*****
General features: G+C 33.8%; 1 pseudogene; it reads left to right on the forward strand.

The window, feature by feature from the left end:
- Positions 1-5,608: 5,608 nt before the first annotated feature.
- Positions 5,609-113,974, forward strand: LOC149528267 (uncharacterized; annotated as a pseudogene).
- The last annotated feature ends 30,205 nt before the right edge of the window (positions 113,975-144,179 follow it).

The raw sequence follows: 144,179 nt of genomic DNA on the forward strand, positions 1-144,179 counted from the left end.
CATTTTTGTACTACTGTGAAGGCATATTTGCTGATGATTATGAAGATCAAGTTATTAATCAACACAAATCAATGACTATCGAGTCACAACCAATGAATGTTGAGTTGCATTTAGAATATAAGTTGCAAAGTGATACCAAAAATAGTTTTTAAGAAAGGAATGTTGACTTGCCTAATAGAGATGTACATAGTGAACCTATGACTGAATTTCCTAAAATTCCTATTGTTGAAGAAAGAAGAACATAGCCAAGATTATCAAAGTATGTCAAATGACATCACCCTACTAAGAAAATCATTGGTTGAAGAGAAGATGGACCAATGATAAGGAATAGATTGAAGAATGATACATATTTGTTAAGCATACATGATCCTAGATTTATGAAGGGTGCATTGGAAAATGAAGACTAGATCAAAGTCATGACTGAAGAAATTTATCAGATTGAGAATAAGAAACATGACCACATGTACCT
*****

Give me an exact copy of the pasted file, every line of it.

General features: G+C 33.8%; 1 pseudogene; it reads left to right on the forward strand.

The window, feature by feature from the left end:
- Positions 1-5,608: 5,608 nt before the first annotated feature.
- Positions 5,609-113,974, forward strand: LOC149528267 (uncharacterized; annotated as a pseudogene).
- The last annotated feature ends 30,205 nt before the right edge of the window (positions 113,975-144,179 follow it).

The raw sequence follows: 144,179 nt of genomic DNA on the forward strand, positions 1-144,179 counted from the left end.
CATTTTTGTACTACTGTGAAGGCATATTTGCTGATGATTATGAAGATCAAGTTATTAATCAACACAAATCAATGACTATCGAGTCACAACCAATGAATGTTGAGTTGCATTTAGAATATAAGTTGCAAAGTGATACCAAAAATAGTTTTTAAGAAAGGAATGTTGACTTGCCTAATAGAGATGTACATAGTGAACCTATGACTGAATTTCCTAAAATTCCTATTGTTGAAGAAAGAAGAACATAGCCAAGATTATCAAAGTATGTCAAATGACATCACCCTACTAAGAAAATCATTGGTTGAAGAGAAGATGGACCAATGATAAGGAATAGATTGAAGAATGATACATATTTGTTAAGCATACATGATCCTAGATTTATGAAGGGTGCATTGGAAAATGAAGACTAGATCAAAGTCATGACTGAAGAAATTTATCAGATTGAGAATAAGAAACATGACCACATGTACCT